________________ CM . . . . Volume VIII Number 8 . . . . December 14, 2001

cover Sindbad in the Land of Giants.

Ludmila Zeman.
Toronto, ON: Tundra Books, 2001.
32 pp., cloth, $19.99.
ISBN 0-88776-461-4.

Subject Headings:
Giants-Juvenile fiction.
Fairy tales.

Grades 1 and up / Ages 6 and up.

Review by Alison Mews.

**** /4


As fate would have it, the most unusual island appeared on the horizon. Its trees were magnificent and gave off a beautiful scent. We kicked our feet in the waves, trying to propel our boat ahead as quickly as possible, happy that the island looked deserted.

As soon as we stepped onshore, however, a beast with one large horn in place of its nose came running towards us at incredible speed. With no time to rest for even a moment, we were forced to run towards a wild river, where another friendly creature with razor-sharp teeth greeted us with wide-open jaws. Our fear seemed to attach springs to our feet and we propelled ourselves up, grabbing a tree branch. The creature did not count on such a large morsel as the horned beast, and floated happily back into the river. My merchant friend and I stayed suspended from the branch until evening, shaking so violently that nearly all the leaves fell off the tree..

Zeman returns to the powerful tales of Sindbad, with this sequel to her lavishly illustrated Sindbad: From the Tales of the Thousand and One Nights, which was shortlisted for two national awards, the Mr. Christie's Book Award and Governor General's Literary Awards. These magical tales are among the Arabian Nights stories that Shahrazad tells to entrance the wicked king and thereby save her life. Again using the frame of a story within a story, Sindbad the Sailor relates his adventures to Sindbad the Porter, thereby employing the immediacy of an exciting first- person narrative.

     Using patterns and motifs from ancient Persia, Zeman has adorned each picture with intricate borders, conveying the appearance of magnificent Persian carpets. These richly textured tapestries softly shimmer as Sindbad describes his ill-fated voyage (actually the third of the seven voyages described in the Arabian Nights). His ship is blown off-course and becomes overrun with hundreds of murderous monkeys; the shipwrecked crew is captured by a gigantic man-eating beast; and after he and one companion swim to safety, his companion falls prey to a dragon-sized serpent. Managing to save himself, Sindbad is discovered and is about to be killed when his incredible story amazes his captors, and they spare his life. Zeman concludes with a cliff-hanger ending, promising the story of his last voyage after a rest. An author's note and hand-drawn map provide the story's geographical and fictional framework. As with Zeman's celebrated trilogy of picture books retelling the Gilgamesh epic, readers of all ages can look forward to a third book continuing the miraculous tales of Sindbad's voyages.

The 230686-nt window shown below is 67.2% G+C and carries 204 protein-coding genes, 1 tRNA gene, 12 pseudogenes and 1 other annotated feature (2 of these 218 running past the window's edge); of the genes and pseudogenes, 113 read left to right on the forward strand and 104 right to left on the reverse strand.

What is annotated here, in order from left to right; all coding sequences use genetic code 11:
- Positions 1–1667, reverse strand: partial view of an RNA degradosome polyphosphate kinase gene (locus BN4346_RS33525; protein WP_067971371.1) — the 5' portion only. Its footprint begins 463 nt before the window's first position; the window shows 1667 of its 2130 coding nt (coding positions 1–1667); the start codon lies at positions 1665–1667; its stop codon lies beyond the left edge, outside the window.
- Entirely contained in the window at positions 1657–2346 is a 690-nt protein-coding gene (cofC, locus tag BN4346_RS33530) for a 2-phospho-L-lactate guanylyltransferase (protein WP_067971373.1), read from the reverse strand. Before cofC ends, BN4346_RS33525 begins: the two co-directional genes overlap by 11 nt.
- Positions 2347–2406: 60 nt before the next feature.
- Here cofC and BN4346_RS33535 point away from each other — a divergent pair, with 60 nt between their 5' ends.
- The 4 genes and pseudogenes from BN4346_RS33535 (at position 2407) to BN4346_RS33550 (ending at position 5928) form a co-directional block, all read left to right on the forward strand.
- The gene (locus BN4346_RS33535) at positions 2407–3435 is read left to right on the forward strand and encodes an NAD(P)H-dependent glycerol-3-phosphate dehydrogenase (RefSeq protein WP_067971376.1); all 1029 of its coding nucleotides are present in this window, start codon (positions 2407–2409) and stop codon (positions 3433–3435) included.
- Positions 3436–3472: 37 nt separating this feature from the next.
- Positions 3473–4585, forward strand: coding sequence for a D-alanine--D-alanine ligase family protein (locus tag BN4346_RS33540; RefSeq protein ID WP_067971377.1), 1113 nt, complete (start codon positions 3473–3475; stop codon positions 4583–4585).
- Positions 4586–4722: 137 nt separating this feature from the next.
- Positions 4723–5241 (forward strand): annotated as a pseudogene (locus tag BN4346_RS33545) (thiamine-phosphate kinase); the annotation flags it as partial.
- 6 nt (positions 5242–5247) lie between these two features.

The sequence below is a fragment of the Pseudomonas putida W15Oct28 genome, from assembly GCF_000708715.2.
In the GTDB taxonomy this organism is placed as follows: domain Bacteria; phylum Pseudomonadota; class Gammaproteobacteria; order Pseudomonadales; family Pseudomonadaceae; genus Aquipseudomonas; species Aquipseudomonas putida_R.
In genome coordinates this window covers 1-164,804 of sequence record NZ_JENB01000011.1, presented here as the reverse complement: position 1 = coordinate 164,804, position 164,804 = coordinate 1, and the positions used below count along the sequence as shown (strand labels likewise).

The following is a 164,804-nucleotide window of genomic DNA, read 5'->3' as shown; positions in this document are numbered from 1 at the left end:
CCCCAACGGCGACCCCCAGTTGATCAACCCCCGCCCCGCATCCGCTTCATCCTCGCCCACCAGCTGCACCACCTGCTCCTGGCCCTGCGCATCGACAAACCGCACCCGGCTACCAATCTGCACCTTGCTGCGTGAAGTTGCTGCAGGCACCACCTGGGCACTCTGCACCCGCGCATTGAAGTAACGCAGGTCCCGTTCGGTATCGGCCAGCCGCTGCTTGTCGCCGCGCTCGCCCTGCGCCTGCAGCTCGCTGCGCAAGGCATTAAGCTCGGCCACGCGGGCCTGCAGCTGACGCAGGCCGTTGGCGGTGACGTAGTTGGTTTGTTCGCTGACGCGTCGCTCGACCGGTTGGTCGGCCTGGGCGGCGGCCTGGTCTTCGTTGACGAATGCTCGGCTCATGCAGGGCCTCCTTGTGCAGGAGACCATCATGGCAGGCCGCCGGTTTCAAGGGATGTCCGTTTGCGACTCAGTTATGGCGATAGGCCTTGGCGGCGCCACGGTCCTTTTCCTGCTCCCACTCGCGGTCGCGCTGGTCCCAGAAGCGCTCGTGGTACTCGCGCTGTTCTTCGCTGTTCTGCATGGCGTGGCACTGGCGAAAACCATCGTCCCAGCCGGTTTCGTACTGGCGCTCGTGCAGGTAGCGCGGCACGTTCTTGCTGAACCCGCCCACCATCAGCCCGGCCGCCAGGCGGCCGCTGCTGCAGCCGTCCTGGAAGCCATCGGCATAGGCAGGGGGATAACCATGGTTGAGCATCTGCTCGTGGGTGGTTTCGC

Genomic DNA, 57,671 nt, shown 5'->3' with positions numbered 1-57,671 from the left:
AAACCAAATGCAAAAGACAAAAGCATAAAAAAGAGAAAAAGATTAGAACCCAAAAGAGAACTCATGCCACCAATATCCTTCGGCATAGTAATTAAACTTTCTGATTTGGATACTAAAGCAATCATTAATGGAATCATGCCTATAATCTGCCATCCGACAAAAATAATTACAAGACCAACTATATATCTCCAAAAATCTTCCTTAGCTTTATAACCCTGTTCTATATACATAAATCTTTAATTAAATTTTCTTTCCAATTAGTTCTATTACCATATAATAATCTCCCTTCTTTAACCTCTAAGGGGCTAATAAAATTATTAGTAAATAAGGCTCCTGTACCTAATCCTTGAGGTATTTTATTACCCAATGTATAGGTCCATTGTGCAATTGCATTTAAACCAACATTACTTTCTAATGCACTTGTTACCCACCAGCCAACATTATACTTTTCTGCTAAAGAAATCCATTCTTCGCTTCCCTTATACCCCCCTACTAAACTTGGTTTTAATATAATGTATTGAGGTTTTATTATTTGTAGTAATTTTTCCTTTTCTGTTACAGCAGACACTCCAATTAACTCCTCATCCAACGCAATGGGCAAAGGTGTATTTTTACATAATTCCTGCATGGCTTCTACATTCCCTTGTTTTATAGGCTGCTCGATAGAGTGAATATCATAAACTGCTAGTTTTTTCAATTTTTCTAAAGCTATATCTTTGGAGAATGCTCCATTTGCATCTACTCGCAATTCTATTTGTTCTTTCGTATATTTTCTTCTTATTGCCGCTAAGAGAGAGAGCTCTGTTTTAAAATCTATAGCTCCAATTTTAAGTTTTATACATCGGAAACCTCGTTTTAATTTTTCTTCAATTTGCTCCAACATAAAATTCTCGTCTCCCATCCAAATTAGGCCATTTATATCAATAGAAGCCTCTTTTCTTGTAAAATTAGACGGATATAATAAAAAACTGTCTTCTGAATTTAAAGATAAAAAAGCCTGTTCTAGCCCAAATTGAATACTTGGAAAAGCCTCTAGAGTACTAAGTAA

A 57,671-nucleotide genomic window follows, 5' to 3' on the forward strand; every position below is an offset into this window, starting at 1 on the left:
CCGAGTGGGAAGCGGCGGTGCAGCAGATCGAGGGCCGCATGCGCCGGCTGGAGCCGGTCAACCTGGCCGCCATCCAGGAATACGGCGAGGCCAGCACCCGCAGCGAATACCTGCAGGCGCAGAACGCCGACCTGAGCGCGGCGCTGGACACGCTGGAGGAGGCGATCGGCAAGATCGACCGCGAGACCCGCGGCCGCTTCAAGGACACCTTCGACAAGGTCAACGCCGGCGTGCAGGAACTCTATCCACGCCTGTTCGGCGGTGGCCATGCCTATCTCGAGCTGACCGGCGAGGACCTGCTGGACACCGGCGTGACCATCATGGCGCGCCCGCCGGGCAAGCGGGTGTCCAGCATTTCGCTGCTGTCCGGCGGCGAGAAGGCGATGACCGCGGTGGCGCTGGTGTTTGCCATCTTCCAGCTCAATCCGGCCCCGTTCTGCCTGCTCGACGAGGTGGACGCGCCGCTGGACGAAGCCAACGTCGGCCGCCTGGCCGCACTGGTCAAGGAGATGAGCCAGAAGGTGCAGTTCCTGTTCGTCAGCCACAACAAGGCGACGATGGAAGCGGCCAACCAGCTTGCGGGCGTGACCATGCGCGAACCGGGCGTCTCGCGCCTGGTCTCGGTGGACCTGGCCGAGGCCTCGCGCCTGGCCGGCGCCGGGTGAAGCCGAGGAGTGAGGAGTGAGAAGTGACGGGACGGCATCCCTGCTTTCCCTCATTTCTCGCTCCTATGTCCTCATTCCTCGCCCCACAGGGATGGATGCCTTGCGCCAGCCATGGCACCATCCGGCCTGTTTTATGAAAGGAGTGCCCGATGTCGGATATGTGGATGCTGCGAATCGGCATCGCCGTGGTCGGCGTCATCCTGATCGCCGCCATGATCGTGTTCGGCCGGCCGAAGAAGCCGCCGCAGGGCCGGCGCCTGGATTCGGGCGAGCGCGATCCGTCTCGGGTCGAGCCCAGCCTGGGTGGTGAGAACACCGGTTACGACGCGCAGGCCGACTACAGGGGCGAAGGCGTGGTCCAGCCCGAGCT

A note of caution: Not for the faint-hearted, these wondrous tales are the strong stuff of the oral tradition, where beasts tear men to pieces and are vanquished by being pierced through the eyes with bamboo rods. These horrific events are relayed in a matter-of-fact manner, and Zeman's illustrations capture moments just outside the event so that the horror is minimized without compromising the story. Although some sensitive children may find these images disturbing, they are an integral part of Sindbad's compelling adventures which have captured the imaginations of generations of readers.

Highly Recommended.

Alison Mews is the Director of the Curriculum Materials Centre at the Memorial University of Newfoundland in St. John's, NF.

To comment on this title or this review, send mail to cm@umanitoba.ca.

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Published by
The Manitoba Library Association
ISSN 1201-9364